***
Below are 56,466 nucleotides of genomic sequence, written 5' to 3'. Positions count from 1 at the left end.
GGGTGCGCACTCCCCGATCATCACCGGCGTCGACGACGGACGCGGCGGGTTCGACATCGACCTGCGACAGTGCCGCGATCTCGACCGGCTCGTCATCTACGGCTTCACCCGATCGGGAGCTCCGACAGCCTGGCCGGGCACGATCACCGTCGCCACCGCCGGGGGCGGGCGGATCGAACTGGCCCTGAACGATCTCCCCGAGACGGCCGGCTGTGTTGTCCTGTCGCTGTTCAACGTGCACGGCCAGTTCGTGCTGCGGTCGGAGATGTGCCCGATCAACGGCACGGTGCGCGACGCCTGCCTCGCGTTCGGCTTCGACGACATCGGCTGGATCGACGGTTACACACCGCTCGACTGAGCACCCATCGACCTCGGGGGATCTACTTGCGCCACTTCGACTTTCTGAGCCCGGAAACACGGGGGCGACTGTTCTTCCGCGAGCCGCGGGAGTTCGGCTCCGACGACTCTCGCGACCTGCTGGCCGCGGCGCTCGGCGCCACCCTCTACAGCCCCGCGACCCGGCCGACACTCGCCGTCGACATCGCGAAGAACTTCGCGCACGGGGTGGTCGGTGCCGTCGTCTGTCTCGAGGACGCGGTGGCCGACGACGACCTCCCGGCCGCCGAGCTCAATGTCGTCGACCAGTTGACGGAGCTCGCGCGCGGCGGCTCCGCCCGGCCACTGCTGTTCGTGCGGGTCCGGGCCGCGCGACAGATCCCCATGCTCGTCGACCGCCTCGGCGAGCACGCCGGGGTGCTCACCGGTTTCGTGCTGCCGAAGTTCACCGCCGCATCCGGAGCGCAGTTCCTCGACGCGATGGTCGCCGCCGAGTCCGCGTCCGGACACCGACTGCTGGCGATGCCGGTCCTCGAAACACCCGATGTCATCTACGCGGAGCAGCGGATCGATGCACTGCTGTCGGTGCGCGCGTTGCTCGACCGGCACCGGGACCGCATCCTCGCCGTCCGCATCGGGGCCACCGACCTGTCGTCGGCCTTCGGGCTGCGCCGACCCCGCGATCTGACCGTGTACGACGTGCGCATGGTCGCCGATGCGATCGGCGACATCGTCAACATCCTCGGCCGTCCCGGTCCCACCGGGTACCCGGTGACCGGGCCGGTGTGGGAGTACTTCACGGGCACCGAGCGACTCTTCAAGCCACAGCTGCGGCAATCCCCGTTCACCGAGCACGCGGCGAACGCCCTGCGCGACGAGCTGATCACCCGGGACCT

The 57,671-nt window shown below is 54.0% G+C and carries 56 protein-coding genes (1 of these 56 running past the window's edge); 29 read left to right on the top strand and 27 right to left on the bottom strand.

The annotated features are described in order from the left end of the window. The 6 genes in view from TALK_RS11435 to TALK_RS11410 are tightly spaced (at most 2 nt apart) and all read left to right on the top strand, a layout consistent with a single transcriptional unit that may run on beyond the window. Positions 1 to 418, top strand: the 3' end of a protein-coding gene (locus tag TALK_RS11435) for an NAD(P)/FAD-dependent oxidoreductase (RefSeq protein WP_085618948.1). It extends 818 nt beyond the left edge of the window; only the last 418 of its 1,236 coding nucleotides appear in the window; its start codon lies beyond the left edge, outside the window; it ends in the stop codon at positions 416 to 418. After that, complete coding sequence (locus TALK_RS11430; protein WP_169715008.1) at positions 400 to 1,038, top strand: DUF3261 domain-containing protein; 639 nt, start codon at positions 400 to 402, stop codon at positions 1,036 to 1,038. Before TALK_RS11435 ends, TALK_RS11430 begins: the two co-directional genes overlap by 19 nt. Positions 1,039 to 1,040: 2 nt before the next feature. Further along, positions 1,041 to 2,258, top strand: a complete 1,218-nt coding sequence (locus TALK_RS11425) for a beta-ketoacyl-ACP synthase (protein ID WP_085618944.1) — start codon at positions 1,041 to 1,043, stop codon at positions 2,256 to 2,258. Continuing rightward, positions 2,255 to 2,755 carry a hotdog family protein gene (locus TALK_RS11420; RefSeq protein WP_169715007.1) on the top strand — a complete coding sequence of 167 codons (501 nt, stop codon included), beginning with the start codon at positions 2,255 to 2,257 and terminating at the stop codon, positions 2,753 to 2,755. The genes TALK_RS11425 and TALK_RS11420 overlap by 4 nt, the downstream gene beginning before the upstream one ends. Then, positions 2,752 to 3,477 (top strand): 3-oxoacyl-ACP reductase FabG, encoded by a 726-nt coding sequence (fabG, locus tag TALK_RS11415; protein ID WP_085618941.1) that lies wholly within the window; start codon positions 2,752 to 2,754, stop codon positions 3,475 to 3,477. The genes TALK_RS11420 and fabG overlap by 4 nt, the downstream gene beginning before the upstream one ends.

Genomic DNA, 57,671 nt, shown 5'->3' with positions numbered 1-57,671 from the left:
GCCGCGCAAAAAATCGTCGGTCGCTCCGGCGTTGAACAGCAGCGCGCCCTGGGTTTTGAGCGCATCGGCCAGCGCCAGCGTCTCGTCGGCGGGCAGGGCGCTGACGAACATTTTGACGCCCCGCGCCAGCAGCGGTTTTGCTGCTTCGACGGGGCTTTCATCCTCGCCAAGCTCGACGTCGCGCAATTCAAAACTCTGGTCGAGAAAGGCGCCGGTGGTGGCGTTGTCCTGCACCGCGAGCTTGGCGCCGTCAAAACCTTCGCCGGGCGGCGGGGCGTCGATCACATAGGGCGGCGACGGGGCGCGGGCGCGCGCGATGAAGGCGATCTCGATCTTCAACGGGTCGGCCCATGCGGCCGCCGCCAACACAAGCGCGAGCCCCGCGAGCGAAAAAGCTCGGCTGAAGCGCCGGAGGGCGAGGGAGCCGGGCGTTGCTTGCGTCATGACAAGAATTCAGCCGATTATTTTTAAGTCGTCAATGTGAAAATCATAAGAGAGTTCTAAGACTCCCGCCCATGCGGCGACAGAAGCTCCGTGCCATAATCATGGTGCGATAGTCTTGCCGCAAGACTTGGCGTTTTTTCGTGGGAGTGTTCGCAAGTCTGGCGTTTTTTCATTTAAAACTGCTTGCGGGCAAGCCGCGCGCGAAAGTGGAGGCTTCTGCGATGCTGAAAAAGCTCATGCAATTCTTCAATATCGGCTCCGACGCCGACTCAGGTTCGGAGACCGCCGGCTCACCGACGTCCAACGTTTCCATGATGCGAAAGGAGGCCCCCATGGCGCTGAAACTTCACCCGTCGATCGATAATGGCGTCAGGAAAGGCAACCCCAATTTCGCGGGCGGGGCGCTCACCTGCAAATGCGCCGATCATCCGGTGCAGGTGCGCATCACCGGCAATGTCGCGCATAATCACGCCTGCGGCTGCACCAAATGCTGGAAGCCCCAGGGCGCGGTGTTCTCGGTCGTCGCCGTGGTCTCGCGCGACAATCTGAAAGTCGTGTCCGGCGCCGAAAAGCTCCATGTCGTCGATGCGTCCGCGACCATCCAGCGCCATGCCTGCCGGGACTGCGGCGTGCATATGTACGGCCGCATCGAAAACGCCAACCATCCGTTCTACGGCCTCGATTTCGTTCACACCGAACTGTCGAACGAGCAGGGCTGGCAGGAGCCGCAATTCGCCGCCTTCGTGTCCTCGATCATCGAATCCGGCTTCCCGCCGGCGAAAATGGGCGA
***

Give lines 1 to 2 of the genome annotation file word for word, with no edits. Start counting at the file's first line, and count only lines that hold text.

Below are 56,466 nucleotides of genomic sequence, written 5' to 3'. Positions count from 1 at the left end.
GGGTGCGCACTCCCCGATCATCACCGGCGTCGACGACGGACGCGGCGGGTTCGACATCGACCTGCGACAGTGCCGCGATCTCGACCGGCTCGTCATCTACGGCTTCACCCGATCGGGAGCTCCGACAGCCTGGCCGGGCACGATCACCGTCGCCACCGCCGGGGGCGGGCGGATCGAACTGGCCCTGAACGATCTCCCCGAGACGGCCGGCTGTGTTGTCCTGTCGCTGTTCAACGTGCACGGCCAGTTCGTGCTGCGGTCGGAGATGTGCCCGATCAACGGCACGGTGCGCGACGCCTGCCTCGCGTTCGGCTTCGACGACATCGGCTGGATCGACGGTTACACACCGCTCGACTGAGCACCCATCGACCTCGGGGGATCTACTTGCGCCACTTCGACTTTCTGAGCCCGGAAACACGGGGGCGACTGTTCTTCCGCGAGCCGCGGGAGTTCGGCTCCGACGACTCTCGCGACCTGCTGGCCGCGGCGCTCGGCGCCACCCTCTACAGCCCCGCGACCCGGCCGACACTCGCCGTCGACATCGCGAAGAACTTCGCGCACGGGGTGGTCGGTGCCGTCGTCTGTCTCGAGGACGCGGTGGCCGACGACGACCTCCCGGCCGCCGAGCTCAATGTCGTCGACCAGTTGACGGAGCTCGCGCGCGGCGGCTCCGCCCGGCCACTGCTGTTCGTGCGGGTCCGGGCCGCGCGACAGATCCCCATGCTCGTCGACCGCCTCGGCGAGCACGCCGGGGTGCTCACCGGTTTCGTGCTGCCGAAGTTCACCGCCGCATCCGGAGCGCAGTTCCTCGACGCGATGGTCGCCGCCGAGTCCGCGTCCGGACACCGACTGCTGGCGATGCCGGTCCTCGAAACACCCGATGTCATCTACGCGGAGCAGCGGATCGATGCACTGCTGTCGGTGCGCGCGTTGCTCGACCGGCACCGGGACCGCATCCTCGCCGTCCGCATCGGGGCCACCGACCTGTCGTCGGCCTTCGGGCTGCGCCGACCCCGCGATCTGACCGTGTACGACGTGCGCATGGTCGCCGATGCGATCGGCGACATCGTCAACATCCTCGGCCGTCCCGGTCCCACCGGGTACCCGGTGACCGGGCCGGTGTGGGAGTACTTCACGGGCACCGAGCGACTCTTCAAGCCACAGCTGCGGCAATCCCCGTTCACCGAGCACGCGGCGAACGCCCTGCGCGACGAGCTGATCACCCGGGACCT